Which Brand Should I Choose?
There are a number of well established brands on the market as well as some more generic lights. The more established brands tend to be good quality lights however you pay around two times the price for a brand name light ($380 to $700) versus a generic branded light.
Generic branded lights available from places such as eBay or the web, can be good quality too, although brand name manufacturers will refute this. If you buy a generic light, make sure you buy from an established business that will stand by their product. Also search the internet for feedback from other people who have bought the product. The prices for these are around $180 to $400.
How Many Lights Do I Need? Where Should I Put Them?
There are formulas to work out the number of lights needed but unfortunately it’s not normally as simple as that. You need to take into account the pool size, shape, pool surface, the output of the pool lights, the colour of the light and the purpose of the light (are you trying to light an entire pool, a certain feature or perhaps create an effect).
Planning pool lighting does require a level of expertise and is best left to the professionals.
But as a rough guide, the brighter LED pool lights will light most medium sized (8-10m long) rectangular shaped pools with only one light. You’ll need more lights if your pool is a different shape or larger than average. You may also need more lights if the surface of your pool is a dark colour.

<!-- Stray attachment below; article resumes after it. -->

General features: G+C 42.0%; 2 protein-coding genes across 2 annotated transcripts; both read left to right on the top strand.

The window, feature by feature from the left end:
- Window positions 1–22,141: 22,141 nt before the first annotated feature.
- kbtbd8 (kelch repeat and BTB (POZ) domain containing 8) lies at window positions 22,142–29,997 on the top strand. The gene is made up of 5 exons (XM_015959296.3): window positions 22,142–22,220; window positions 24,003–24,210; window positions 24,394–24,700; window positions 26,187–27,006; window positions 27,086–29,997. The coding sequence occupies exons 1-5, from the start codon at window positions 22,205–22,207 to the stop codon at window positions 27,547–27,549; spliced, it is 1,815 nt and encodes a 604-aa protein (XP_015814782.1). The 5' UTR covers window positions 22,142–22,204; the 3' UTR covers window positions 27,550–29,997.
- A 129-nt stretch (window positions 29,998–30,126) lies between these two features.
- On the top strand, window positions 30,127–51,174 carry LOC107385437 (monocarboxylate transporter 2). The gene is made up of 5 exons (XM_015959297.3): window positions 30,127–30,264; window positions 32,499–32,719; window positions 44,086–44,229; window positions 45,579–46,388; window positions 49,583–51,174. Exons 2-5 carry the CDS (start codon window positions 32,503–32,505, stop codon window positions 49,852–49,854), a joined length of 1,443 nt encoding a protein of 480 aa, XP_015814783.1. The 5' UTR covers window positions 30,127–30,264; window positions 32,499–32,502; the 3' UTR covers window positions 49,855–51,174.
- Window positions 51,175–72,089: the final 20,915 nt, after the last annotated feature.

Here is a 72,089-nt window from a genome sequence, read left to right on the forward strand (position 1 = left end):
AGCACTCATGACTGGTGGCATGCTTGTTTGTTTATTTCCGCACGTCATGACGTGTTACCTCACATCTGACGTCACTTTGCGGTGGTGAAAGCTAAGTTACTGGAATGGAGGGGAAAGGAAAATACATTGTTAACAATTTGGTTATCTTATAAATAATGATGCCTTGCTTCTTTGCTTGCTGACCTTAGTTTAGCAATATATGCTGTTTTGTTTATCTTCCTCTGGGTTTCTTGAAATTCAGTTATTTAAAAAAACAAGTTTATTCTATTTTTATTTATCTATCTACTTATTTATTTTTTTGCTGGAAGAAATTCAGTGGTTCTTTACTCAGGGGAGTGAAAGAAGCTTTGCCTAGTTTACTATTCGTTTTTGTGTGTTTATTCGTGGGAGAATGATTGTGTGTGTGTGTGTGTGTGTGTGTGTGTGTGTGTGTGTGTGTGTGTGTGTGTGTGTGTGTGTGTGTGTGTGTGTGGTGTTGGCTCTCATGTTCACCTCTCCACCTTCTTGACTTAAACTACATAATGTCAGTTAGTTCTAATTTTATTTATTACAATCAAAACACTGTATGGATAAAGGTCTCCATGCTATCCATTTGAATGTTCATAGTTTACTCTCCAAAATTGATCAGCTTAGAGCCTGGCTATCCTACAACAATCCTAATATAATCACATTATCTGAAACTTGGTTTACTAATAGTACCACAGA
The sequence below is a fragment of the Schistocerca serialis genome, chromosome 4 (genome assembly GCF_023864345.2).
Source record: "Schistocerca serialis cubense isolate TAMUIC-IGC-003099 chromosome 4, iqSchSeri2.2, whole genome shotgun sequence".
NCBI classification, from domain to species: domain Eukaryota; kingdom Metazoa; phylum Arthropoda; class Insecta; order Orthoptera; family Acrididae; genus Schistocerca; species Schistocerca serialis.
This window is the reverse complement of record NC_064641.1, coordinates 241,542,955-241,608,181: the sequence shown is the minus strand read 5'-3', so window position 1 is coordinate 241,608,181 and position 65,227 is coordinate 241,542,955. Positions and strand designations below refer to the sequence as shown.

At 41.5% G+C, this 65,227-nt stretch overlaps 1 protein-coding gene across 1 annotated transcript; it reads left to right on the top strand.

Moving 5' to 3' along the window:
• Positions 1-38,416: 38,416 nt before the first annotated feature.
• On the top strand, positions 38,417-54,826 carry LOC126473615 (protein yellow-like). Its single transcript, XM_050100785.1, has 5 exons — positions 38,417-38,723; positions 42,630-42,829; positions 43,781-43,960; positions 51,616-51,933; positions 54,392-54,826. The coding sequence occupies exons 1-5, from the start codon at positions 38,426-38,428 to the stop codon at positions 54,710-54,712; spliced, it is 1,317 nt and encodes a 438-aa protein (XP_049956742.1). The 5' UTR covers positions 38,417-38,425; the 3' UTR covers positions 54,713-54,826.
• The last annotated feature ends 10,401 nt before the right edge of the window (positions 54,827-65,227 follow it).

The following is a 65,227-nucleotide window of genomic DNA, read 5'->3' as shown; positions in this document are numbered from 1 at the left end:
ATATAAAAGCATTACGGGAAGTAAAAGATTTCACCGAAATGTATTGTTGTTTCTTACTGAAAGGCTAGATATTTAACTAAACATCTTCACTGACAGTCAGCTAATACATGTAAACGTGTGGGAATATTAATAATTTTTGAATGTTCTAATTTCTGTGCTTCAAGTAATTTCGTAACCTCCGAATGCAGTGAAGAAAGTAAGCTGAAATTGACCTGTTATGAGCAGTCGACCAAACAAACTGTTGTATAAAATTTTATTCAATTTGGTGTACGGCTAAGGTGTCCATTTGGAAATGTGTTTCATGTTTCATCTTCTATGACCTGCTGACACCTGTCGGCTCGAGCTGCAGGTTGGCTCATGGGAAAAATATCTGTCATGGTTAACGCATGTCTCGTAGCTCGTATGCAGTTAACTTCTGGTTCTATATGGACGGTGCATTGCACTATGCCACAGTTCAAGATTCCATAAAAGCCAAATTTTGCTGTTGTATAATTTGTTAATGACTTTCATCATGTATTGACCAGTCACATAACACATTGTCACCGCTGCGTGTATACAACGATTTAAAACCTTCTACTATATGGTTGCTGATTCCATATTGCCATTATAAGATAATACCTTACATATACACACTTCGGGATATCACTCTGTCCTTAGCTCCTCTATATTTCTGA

For an average pool, place it either in the middle or at one end of the pool. If you place it at the end of the pool, place it so the light faces away from the house. It looks better when you can’t see the source of the light.
For a more detailed look at positioning lights, take a look at our article, complete guide to pool lights.
Two Different Types of Pool Light Mountings
There are two ways to mount swimming pool lights; flush or surface. Surface mounted lights will fit where a flush mounted light was but a flush mount won’t fit where a surface mounted light was (well, not without extensive renovation).
Flush Mounted Lights
The trend today is flush mounted pool lights. They look better and they are much less likely to be damaged by swimmers using them as a step, since there are no protruding surfaces.
Installing a light this way is almost always done at the time of construction. It’s very expensive to do it afterwards and unless the pool is undergoing extensive renovations, it’s not worth doing.